Our Memories May not be as Accurate as We Like to Believe

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Ever had foot-in-mouth disease? I’d wager it happens more often than not.
New research published this week in Psychological Science by cognitive
scientist Andreas Lind and his colleagues at Lund University in Sweden
suggests that speech is not entirely planned.
These scientists were determined to find out what happens when someone
said one word, although actually hearing themselves state another. “If we
use auditory feedback to compare what we say with a well-specified
intention, then any mismatch should be quickly detected,” scientist Lind
said. “But if the feedback is instead a powerful factor in a dynamic,
interpretative process, then the manipulation could go undetected.”
Participants took a Stroop test, an example of this test is when a person is
shown the word ‘yellow’ although it is printed in green. They are then asked
to name the color of the print (in this example, green). During the test,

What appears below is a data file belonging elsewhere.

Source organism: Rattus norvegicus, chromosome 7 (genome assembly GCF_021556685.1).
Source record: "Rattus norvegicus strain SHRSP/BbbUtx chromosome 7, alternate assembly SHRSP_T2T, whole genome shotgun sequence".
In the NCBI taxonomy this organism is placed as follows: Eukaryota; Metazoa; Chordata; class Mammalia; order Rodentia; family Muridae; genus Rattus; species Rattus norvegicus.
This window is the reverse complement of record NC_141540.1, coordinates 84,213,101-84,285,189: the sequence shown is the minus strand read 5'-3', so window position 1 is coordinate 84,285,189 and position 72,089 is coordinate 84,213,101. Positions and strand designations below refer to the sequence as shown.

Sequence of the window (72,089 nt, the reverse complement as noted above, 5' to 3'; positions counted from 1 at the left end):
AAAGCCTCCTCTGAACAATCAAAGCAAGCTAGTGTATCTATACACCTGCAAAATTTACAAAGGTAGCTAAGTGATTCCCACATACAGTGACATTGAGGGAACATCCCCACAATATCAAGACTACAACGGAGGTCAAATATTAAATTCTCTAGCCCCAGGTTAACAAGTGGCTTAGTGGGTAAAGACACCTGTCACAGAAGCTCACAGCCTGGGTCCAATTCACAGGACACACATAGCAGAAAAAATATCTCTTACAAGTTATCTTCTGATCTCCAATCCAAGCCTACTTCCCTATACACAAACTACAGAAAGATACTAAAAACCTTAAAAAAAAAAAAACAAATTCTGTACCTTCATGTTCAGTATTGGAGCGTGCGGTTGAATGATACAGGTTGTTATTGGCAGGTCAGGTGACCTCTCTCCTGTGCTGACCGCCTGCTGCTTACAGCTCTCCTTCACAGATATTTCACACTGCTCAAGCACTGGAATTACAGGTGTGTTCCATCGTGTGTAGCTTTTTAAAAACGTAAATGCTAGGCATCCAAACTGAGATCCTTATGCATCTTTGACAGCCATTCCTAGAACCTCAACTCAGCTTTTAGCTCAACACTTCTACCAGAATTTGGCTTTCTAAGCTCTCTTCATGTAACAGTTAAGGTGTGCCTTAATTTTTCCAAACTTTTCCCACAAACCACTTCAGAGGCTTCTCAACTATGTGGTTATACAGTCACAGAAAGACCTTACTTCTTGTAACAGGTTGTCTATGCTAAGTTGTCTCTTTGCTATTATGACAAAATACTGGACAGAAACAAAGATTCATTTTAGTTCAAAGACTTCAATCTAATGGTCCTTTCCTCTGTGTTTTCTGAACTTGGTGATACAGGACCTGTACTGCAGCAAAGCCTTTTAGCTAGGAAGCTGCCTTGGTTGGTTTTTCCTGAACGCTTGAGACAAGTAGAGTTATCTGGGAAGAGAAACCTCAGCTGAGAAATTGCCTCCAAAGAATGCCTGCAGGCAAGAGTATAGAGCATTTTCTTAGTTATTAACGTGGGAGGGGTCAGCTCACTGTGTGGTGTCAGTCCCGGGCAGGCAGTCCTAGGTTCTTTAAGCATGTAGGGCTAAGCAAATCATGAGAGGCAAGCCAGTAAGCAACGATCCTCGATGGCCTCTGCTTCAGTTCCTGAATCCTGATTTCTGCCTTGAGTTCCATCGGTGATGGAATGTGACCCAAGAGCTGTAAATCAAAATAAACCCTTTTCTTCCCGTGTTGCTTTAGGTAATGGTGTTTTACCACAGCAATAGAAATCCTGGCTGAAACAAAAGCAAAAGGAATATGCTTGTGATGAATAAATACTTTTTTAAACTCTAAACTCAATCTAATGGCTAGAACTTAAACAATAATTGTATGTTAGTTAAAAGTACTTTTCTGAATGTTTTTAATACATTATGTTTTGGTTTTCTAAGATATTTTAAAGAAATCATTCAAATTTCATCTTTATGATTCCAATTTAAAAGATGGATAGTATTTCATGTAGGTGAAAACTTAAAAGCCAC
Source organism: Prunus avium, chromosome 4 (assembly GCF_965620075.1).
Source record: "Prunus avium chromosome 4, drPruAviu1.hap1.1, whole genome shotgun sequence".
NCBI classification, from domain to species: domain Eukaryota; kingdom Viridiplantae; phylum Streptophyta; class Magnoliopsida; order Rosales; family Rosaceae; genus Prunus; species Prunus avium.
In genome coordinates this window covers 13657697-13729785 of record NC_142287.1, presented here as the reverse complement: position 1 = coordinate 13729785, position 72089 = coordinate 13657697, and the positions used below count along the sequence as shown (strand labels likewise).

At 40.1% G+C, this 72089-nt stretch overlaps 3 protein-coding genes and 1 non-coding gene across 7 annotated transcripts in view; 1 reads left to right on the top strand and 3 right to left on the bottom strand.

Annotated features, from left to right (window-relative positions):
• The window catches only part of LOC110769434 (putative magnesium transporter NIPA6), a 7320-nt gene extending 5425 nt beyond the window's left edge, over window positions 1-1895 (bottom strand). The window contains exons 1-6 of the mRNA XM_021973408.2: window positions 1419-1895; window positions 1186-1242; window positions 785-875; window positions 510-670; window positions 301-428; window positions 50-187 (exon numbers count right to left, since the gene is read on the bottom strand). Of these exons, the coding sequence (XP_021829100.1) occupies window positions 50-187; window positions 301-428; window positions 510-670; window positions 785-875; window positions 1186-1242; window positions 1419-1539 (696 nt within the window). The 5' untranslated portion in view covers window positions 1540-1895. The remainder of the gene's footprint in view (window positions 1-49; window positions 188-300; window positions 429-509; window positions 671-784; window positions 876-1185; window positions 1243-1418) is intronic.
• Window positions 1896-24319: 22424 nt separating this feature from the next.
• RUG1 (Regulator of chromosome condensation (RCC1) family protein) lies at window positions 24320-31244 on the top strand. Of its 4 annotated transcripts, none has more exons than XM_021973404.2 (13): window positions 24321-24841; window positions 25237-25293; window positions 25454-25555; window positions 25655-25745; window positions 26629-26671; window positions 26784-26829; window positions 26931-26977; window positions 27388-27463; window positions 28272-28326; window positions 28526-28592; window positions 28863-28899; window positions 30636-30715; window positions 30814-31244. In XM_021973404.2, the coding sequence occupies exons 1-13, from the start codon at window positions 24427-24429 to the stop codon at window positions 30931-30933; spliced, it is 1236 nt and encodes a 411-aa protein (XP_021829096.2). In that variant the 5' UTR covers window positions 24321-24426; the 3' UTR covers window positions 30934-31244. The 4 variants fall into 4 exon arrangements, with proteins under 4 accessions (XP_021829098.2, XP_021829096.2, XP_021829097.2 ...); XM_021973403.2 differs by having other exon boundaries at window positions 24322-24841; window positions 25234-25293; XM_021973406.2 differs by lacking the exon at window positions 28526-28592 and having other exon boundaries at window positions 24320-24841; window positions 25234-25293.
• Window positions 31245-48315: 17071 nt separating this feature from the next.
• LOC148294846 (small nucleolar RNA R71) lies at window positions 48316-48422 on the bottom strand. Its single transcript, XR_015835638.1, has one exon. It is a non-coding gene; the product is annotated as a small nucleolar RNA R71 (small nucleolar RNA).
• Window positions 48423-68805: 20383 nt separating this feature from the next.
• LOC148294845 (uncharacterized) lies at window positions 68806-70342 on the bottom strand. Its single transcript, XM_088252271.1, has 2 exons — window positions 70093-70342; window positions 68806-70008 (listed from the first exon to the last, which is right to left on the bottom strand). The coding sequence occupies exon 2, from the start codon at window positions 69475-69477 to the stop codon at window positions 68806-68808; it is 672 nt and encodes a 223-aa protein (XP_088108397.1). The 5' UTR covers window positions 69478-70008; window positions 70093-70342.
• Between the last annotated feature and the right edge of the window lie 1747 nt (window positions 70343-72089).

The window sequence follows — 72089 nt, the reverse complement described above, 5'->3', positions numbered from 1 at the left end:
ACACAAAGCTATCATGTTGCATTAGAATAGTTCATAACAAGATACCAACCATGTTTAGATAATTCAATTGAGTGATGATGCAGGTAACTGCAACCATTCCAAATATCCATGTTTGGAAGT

participants heard their responses through headphones. “The responses
were recorded so that Lind could occasionally play back the wrong word,
giving participants auditory feedback of their own voice saying something
different from what they had just said.”
After participants heard a manipulated word, a question popped up on the
screen asking what they had just said, and were then quizzed after the test
to see whether they had detected the switch. When the voice-activated
software got the timing just right (that the wrong word began within 5–20
milliseconds of the participant starting to speak) the change went
undetected more than 2/3 or approximately 66% of the time.
In 85% of undetected substitutions, the participant accepted that they had
said the wrong word, indicating that speakers listen to their own voices to
help specify the meaning of what they are saying. The remaining 15% didn’t
notice the manipulations, but also did not seem to notice that the word had
changed – scientist Lind is unclear why.
What this means for Brāv? Since our observations can be unreliable, it
stands to wager that many of our interactions and memories of interactions
with others can be just that. Let’s clarify through Brāv.

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